We tried out the app (without a sensor, so we weren’t creating any 3D objects), and what you’ll see is that it is a fairly barebones app that’s easy to use. What we noticed right away is how smooth and fast the app is, and the sample 3D objects themselves have an amazing level of detail, which you can spin and rotate 360 degrees, or pinch and zoom to view all the scanned areas; on objects like a stuffed animal and sneaker or subjects like people, you can see detailed things like hair, beard stubble, fabric, or artificial fur. You can even make out the patterns and prints in the clothing subjects are wearing. Erukhimov told us that the app will add native support for 3D printers and 3D printing services in future updates (the app can now export the information, but it’s a longer process to get it printed) but the early results are pretty impressive.

body_scan_

As for the future of 3D printing, Erukhimov calls the Structure Sensor a game changer. Erukhimov would know: As one of the developers of the OpenCV open source computer vision language, Erukhimov has been working in the industry for more than 15 years – seven of them with company, Itseez. He says that, for the first time, we are able to create realistic 3D products by using both 3D data and computer vision technologies, and the fact that it’s being created with a consumer mobile device is incredible. And, because you need a lot of pixels to create gorgeous 3D models, Erukhimov says 3D scanning will only improve, as the high-resolution cameras in mobile devices get better.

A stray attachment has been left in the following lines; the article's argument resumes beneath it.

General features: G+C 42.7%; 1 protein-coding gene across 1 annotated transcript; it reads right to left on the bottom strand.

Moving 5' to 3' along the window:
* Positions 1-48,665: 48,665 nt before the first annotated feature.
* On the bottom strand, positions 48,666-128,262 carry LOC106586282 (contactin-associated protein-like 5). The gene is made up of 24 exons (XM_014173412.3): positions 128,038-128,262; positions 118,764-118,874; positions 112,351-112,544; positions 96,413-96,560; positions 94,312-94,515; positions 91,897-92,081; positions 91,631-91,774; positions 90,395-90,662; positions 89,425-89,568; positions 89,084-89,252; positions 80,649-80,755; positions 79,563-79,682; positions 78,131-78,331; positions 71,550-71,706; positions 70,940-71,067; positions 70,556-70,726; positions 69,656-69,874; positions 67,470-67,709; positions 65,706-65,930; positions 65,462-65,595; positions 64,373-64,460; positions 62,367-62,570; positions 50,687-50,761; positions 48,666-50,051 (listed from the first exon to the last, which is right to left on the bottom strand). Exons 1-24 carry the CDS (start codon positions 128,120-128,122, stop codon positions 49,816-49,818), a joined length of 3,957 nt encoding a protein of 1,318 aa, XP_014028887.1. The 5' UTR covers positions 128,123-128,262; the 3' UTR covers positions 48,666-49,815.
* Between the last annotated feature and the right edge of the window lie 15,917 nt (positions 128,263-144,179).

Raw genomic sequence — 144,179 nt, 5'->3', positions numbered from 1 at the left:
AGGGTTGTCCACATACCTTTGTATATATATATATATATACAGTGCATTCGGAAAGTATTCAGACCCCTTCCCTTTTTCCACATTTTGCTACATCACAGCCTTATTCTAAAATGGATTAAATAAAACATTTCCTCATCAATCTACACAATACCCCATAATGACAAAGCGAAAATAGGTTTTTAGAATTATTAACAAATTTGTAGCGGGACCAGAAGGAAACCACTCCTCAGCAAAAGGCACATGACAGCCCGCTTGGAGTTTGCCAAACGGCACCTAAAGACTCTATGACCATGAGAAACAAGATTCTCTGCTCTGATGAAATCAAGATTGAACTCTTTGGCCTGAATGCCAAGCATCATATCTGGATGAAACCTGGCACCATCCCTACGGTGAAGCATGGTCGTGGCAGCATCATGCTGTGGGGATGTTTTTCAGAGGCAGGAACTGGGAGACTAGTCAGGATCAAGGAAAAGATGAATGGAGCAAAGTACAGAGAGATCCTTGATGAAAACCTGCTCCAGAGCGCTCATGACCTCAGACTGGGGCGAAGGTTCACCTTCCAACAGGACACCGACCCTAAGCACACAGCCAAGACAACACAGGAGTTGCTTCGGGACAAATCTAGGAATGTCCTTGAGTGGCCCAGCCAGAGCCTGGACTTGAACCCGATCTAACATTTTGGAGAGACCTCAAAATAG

“This is the thing that we liked about the Structure Sensor, because suddenly mobile devices with 3D sensing capabilities are able to do much more,” Erukhimov says. “The industry is growing pretty fast. I think [more] hardware vendors will eventually create mobile 3D devices with 3D sensors, like [Google’s] Project Tango, so a lot of consumers will be scanning things.”